Sydney Film Festival 2011: Day 1

Attenberg, Sundance Film Festival 2011

SFF LogoWith the Opening Night a roaring success, today marked the first full day of screenings at the 58th Sydney Film Festival. In addition to the Australian debut of Official Competition entrant Attenberg, covered in detail below, there was a sold out session of Pauline Chan’s (Little White Lies, Traps) 33 Postcards, a locally set film that is the first official Chinese-NSW co-production, reuniting Claudia Karvan and Guy Pearce.

There were 15 new films on offer today, including a number of Australian premieres such as Sykt Lykkelig’s Happy Happy, John Michael McDonagh highly anticipated comedy The Guard, Martin Scorsese and Kent Jones’ A Letter to Elia (on notorious filmmaker Elia Kazan), and Ann Hui’s All About Love. There was even royalty in the house for the Australian premiere of Jody Shapiro’s How to Start Your Own Country, as the director appeared alongside HRH Prince Leonard and HRH Princess Shirley at the Dendy Opera Quay on this blustery June night.


Attenberg poster

Giorgos Lanthimos’ controversial Dogtooth heralded to the wider world the arrival of a new wave of Greek cinema when it won the Prix Un Certain Regard at the 2009 Cannes Film Festival, and its subsequent Oscar nomination cemented that reputation. So it is no surprise that the first film to screen in competition at this year’s Sydney Film festival is not only produced by him and his Athens-based company Boo Productions, but stars Lanthimos as well. Named for a deliberate misspelling of Sir David Attenborough, it follows the ‘coming of age’ of a 23-year-old Marina (Ariane Labed), who is totally encapsulated in her ailing architect father’s world, as decayed as the building around him. Thematically similar to Lanthimos’ Dogtooth, with the adult Marina largely ignorant of the outside world, director Athina Rachel Tsangari trades places with producer Lanthimos to deliver the same twisted sense of humour, positioned within a strictly framed but surreal look. Ariane Labed gives a terrific performance, as does Evangelia Randou as her promiscuous friend Bella.

The Reel Bits
Somewhat distant, yet incredibly and sporadically quirky, take on isolation and emotional displacement. For many, the long takes may lead it too far in both directions, but there is much to enjoy here.

Attenberg does not currently have an Australian release date.

All About Love:

All About Love posterHaving already made the rounds of the Toronto, Pusan and Tokyo International Film Festival, we’re not sure how SFF can claim this to be the “International Premiere”, but we are certainly glad this mainstream piece of queer Hong Kong cinema made its way to Sydney. Dealing with two 40-something women – Macy (Sandra Ng) and Anita (Vivian Chow) who reconnect and fall in love after a long absence, only to find that they are both pregnant to a pair of dysfunctional men. While the central message of “love is where you find it” is not incredibly deep, the relationships are genuine ones from the strong central cast. Avoiding a number of the rom-com clichés by putting all the pieces in place fairly early on, the script stumbles in the last act when it runs out of things for some of the supporting cast to do, and its gender politics monologues are more than a little heavy-handed. Yet it’s all in good fun and provides a satisfying and unconventional romance.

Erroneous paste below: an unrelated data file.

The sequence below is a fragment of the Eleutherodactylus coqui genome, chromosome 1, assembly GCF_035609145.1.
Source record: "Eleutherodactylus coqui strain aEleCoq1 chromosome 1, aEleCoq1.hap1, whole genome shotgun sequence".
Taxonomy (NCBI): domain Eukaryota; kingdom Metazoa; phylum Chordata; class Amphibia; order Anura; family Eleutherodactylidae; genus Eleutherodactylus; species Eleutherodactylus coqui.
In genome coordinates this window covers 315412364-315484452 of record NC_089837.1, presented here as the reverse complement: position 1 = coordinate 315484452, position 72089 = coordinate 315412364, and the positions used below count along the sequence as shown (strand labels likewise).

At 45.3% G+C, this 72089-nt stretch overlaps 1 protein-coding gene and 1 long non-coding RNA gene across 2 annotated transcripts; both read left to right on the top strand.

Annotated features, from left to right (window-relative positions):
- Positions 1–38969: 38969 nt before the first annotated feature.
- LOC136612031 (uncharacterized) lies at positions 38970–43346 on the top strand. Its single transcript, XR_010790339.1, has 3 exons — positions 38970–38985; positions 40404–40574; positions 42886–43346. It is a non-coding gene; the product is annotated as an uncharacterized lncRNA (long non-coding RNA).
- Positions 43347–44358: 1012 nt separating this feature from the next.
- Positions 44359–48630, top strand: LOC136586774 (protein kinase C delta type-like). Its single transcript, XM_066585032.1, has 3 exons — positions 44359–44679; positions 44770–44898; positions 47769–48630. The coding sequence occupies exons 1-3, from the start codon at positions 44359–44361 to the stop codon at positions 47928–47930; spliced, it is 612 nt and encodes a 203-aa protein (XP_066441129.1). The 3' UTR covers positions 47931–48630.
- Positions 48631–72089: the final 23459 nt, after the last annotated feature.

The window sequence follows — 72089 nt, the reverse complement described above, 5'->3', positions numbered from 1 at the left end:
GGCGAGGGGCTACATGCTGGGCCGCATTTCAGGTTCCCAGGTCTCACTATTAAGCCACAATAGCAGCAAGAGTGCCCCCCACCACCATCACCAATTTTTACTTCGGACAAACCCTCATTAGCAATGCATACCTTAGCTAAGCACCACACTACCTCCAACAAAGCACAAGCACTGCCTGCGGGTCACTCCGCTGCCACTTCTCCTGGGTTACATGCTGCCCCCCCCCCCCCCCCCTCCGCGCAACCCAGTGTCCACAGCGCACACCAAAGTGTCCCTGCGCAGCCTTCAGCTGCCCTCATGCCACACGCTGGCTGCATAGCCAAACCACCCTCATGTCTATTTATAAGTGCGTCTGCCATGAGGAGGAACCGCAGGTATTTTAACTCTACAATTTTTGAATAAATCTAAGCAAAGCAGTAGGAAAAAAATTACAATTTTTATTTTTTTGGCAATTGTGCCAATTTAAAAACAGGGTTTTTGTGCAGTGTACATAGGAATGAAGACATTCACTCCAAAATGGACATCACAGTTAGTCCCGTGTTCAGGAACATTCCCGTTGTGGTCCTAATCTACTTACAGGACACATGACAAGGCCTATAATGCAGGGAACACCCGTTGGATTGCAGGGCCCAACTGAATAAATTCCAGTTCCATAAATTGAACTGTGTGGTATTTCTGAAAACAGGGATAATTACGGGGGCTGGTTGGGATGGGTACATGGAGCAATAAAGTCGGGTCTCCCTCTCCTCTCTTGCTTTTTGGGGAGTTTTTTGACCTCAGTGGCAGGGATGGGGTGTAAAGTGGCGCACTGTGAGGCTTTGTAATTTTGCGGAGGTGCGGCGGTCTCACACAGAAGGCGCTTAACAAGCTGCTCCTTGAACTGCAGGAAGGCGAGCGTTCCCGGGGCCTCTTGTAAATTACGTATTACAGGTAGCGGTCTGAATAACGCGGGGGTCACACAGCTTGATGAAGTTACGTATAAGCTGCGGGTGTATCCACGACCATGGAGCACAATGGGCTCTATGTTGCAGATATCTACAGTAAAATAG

The Reel Bits
A surprisingly disarming comedy about…love! Despite an uneven pace and a lengthy denouement, All About Love is one of the feel-good films of the Festival.

All About Love does not currently have an Australian release date.


This is actually cheating a little bit, as we first saw Scenario several weeks ago when we spoke with director Dennis del Favero on the project. However, as we will be covering it in detail throughout our SFF coverage, and it has managed to sell out its 240 sessions at the University of New South Wales over the 11 days of the festival, we thought it would be worth a mention here. As “a world first 360-degree 3D cinematic installation whose narrative is interactively produced by the audience”, Scenario is not a film in the traditional sense of the word, and nor is it a game. Written by Stephen Sewell (The Boys), the viewer dons a pair of 3D glasses and enters a custom-built environment in which they interact with an immersive 360-degree environment, working with four other participants and the artificial intelligence in what iCinema calls a “co-evolutionary narrative”. “The title,” says del Favero “is a Commedia dell’arte term, referring to how the dramatic action depends on the way actors and audience interact”.

The Reel Bits
Forget bragging rights on having seen the most obscure subtitled film this festival: if you get a chance to be a part of this work, you may have just witnessed the future of cinema.

The Sydney Film Festival continues until June 19, 2011.

For more news and reviews from the Sydney Film Festival, check out our coverage of previous days of the 2011 event: